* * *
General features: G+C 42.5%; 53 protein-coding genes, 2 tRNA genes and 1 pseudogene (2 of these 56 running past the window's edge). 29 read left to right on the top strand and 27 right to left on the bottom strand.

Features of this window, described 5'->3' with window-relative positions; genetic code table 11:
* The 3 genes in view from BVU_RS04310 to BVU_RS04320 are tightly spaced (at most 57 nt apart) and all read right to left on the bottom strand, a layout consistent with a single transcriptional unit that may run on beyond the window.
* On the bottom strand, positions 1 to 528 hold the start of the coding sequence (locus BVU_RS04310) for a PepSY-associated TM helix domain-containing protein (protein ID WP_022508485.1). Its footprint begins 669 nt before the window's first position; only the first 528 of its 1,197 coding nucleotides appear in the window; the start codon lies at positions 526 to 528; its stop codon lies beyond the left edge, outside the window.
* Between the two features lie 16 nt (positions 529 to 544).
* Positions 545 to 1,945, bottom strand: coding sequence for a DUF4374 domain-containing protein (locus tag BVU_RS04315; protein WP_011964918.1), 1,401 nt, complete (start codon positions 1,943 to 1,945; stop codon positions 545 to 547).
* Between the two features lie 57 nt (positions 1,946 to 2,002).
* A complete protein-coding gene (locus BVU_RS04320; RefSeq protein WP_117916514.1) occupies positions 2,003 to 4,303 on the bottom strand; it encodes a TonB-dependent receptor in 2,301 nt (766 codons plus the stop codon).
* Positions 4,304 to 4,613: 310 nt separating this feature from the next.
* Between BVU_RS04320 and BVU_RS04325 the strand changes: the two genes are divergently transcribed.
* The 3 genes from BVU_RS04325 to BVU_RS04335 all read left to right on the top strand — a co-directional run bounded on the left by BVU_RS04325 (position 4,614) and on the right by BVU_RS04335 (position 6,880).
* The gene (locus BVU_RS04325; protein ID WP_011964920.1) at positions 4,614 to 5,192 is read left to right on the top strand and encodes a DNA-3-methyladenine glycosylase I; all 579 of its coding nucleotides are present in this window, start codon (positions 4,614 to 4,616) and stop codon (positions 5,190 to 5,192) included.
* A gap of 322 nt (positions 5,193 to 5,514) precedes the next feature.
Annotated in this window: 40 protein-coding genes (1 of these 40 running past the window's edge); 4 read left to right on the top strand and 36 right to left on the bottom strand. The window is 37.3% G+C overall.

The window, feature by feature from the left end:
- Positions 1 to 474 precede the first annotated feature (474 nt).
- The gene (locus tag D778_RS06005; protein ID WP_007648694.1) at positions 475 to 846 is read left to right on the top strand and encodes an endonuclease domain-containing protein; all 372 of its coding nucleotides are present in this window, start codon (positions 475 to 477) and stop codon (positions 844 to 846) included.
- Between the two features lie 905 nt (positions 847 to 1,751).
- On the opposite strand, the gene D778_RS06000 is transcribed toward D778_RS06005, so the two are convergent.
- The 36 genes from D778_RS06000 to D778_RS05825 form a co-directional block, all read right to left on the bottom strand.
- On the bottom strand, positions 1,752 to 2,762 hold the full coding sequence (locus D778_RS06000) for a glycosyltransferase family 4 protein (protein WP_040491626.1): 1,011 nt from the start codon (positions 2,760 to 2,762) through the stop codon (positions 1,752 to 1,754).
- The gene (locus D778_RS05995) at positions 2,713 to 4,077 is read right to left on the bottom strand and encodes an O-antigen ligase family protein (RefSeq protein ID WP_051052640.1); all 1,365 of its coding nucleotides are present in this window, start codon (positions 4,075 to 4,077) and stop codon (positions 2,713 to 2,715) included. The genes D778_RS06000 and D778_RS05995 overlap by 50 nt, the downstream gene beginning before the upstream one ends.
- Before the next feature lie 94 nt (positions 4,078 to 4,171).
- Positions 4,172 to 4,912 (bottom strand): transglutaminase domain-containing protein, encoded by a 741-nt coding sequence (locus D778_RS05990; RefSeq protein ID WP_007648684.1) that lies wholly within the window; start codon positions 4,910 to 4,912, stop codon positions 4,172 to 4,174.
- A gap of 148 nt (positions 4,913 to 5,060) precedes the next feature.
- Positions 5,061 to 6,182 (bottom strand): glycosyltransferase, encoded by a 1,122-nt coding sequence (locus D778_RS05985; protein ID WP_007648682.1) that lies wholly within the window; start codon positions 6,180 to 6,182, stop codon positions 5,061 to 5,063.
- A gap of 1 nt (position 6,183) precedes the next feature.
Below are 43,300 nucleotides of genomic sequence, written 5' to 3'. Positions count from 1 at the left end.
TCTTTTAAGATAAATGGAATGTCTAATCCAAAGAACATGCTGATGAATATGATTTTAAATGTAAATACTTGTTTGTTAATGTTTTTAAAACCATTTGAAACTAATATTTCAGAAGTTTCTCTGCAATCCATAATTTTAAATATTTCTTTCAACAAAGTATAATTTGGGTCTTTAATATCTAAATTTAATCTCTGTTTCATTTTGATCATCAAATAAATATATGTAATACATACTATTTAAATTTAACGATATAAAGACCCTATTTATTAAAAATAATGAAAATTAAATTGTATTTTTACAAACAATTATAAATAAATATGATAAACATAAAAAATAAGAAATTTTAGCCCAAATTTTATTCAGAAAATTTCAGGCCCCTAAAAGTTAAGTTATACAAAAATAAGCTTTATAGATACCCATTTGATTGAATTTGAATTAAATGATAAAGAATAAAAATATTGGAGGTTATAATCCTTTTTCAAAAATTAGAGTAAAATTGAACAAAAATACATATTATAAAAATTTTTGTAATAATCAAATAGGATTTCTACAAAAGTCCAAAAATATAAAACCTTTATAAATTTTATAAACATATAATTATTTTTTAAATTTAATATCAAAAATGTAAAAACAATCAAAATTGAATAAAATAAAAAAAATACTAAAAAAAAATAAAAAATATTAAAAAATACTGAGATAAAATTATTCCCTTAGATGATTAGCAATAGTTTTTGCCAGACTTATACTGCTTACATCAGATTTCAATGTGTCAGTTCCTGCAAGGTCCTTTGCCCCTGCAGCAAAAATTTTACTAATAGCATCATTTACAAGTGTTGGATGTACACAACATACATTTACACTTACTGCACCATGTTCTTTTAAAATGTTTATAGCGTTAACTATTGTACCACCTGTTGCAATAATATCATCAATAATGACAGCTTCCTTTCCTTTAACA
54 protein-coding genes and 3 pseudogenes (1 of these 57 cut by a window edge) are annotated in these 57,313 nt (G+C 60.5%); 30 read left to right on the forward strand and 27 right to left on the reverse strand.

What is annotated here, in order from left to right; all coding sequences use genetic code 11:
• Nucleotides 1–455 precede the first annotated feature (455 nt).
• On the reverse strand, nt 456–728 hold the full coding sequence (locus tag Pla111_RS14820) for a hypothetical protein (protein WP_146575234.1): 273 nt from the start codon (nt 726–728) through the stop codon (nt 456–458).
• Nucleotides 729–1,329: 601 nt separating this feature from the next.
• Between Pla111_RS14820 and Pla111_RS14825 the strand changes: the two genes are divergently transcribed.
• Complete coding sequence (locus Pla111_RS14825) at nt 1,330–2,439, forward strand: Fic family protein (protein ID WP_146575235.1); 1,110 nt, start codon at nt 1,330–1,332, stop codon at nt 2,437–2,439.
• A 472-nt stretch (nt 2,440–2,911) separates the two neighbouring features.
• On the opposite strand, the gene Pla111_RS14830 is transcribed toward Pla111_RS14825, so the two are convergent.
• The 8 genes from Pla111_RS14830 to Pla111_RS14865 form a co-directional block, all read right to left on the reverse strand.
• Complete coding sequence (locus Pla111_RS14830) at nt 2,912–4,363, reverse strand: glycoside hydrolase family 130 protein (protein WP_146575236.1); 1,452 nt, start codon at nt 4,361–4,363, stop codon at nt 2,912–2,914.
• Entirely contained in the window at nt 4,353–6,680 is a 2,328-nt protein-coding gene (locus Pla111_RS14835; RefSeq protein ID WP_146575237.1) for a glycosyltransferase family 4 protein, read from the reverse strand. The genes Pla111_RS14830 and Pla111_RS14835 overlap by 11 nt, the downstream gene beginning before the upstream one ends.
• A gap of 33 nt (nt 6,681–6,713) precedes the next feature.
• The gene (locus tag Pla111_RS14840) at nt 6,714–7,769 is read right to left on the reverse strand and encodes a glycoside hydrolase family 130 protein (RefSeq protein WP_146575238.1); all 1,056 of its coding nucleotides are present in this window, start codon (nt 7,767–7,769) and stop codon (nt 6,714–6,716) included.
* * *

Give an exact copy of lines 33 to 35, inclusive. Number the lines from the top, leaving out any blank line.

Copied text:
• On the reverse strand, nt 456–728 hold the full coding sequence (locus tag Pla111_RS14820) for a hypothetical protein (protein WP_146575234.1): 273 nt from the start codon (nt 726–728) through the stop codon (nt 456–458).
• Nucleotides 729–1,329: 601 nt separating this feature from the next.
• Between Pla111_RS14820 and Pla111_RS14825 the strand changes: the two genes are divergently transcribed.